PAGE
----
Manly-Freshwater: Australia’s first World Surfing Reserve

Manly-Freshwater: Australia’s first World Surfing Reserve

BURLEIGH Heads, Queensland, 1991 – Another young American “rising star’’ is at the offices of Surfing Life magazine trying to impress the editor. Next door, Brad Farmer sat in his office of the Surfrider Foundation, a non-profit championing conservation of the world’s beaches.

The magazine editor, a friend of Farmer’s, soon brought the wannabe world champion in to meet him. The aim was to introduce Surfrider as a cause that a surfer might be involved with outside the sport.

Farmer can still remember some of the meeting. “He was another pimply-faced teenager who hadn’t won a world championship,’’ he said. “So I asked him, `if you make anything of yourself, can you ensure part of your philosophy is protecting the world’s beaches.’‘

Farmer was in luck. The surfer’s name was Kelly Slater. Fast forward to 2010, and Farmer who stayed loosely in contact with the man whose career rocketed into the stratosphere finally got Slater to be part of his latest project, World Surfing Reserves, when they met again at Bondi.

For the former Greenpeace campaigner, Slater’s endorsement was a boon to his project’s legitimacy.

Farmer has advocated for coastal protection since he was an 11-year-old boy petitioning against developers moving in on Paradise Point (now Sovereign Islands) on the Gold Coast.

Since then, he has been jailed in the Soviet Arctic, travelled around the world promoting various enviro-causes and has written for the Green Left Weekly.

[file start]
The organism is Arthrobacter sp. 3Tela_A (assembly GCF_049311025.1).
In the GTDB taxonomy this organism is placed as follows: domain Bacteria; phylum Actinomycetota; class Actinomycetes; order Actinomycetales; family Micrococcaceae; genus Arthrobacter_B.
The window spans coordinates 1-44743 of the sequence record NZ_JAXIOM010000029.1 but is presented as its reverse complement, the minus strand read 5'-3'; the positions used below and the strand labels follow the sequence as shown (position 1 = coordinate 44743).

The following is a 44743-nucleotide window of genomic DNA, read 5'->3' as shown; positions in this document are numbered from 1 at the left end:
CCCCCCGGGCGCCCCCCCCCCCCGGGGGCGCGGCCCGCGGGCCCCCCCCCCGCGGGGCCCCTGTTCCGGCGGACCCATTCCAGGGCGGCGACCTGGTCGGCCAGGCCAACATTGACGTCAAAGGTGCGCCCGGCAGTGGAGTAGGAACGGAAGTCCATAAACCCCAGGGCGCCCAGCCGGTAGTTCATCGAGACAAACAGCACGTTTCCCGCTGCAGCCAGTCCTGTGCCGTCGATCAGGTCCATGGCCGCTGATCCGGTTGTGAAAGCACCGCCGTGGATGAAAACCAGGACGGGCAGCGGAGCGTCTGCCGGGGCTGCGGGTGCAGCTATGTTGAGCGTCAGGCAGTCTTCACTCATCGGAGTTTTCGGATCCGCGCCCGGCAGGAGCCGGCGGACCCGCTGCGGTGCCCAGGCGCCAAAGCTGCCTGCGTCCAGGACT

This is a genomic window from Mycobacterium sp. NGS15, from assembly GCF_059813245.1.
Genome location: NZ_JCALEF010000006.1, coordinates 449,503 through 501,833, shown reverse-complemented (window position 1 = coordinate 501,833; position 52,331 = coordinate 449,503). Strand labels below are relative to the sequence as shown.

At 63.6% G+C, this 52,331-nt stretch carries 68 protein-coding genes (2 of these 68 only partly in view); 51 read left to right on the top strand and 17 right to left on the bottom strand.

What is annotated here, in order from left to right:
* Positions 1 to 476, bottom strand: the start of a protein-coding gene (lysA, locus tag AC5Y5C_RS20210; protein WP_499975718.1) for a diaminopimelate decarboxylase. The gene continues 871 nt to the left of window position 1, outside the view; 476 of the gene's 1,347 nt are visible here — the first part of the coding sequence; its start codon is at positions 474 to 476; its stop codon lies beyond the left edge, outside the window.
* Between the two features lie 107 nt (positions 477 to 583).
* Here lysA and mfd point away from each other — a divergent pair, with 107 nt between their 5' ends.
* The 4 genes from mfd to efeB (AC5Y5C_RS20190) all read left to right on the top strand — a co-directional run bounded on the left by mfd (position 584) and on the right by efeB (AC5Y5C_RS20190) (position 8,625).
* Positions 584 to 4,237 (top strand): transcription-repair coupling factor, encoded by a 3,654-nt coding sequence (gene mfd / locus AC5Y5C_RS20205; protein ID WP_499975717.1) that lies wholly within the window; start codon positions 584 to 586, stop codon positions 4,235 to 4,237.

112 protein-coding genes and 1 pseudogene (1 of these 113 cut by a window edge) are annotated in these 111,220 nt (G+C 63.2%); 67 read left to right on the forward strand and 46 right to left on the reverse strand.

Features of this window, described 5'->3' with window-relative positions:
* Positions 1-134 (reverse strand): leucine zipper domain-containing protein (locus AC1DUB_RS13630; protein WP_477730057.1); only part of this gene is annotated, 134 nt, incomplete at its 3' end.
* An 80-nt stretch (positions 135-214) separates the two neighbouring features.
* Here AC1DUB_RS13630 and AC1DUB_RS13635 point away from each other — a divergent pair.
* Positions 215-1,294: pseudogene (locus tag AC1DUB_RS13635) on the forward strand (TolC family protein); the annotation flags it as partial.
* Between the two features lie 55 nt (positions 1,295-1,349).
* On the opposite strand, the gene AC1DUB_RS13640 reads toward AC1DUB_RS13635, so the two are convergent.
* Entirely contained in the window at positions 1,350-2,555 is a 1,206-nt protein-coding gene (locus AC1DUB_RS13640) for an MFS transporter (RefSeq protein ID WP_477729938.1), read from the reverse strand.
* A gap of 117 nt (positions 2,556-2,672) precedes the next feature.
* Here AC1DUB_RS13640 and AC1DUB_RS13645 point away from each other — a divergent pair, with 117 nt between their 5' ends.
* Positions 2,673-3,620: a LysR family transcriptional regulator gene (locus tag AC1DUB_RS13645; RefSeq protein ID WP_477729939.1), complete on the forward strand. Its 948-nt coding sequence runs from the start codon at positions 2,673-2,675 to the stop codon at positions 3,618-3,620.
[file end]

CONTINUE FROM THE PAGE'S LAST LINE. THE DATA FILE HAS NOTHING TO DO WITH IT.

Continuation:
He doesn’t try to hide the politics of World Surfing Reserves, either.

“There is an unashamed environmental agenda,’’ he said. “We’ve seen surf breaks around the world vandalised … and you start to recognise these are sacred sites, like indigenous communities have.’‘

Yet his methods to promote that agenda from groups called Save The Waves to the current one have improved greatly.

“We’ve become more sophisticated in the ways we engage governments and stakeholders. The days of waving placards and getting thrown in jail is in the past,’’ Farmer said.

* Malibu, USA
* Ericeira, Portugal
* Manly, Australia
* Santa Cruz, USA

While World Surfing Reserve status carries no legal authority, just public appreciation, Farmer realises how formidable that can be.

It’s not just surfers’ appreciation, either. Business and governments should have a vested interest in protecting surfing beaches, too.

“We’ve got to put an economic value on a surf break,’’ he said. “There will always be a developer who says `if we put a marina here we can value it at $3 million’. But (the waves) are one of the greatest symbols we sell to tourists.’‘

While Manly-Freshwater has few concerns, some beaches elsewhere have been ruined.

Farmer has scientific backing for his views, too, from Prof Andrew Short, a WSR committee member.

Formerly of Sydney University, he has researched coastal systems here and abroad and was quick to back the national and WSR scheme. He has seen beaches in Hawaii overrun by development and believed there was no formal protection for breaks at places like Manly-Freshwater.

“I thought if it can happen here (in Hawaii), it can happen anywhere,’’ he said. “And there are fantastic breaks in Europe being earmarked for port development that will ruin those breaks. So we’ve got to get in and earmark these locations early to prevent inappropriate development.’‘

Manly-Freshwater might not face those dire scenarios, but there would be factors to consider in future.

“It’s about providing access; parking for people using the beach, and to provide that in the future,’’ Prof Short said.

Manly would also needed more sand pumped onto it in future. Rising sea levels would only worsen erosion, according to Prof Short.

While he acknowledges our strip gains no statutory benefits via its new status, the scheme is still unfolding. WSR representatives plan to attend a UNESCO meeting in Paris this year where Farmer will appeal to delegates to recognise surf breaks as phenomena of universal value.

Late 1880s:
Islander Tommy Tanna taught local boys how to bodysurf
1912: Earliest known account of boardriding in Australia during a surf carnival at Freshwater on January 26 by local man Tommy Walker
1914: Duke Kahanamoku surfs at Freshwater on December 24 and at Freshwater and Manly on January 10, 1915

Read More: Manly Daily

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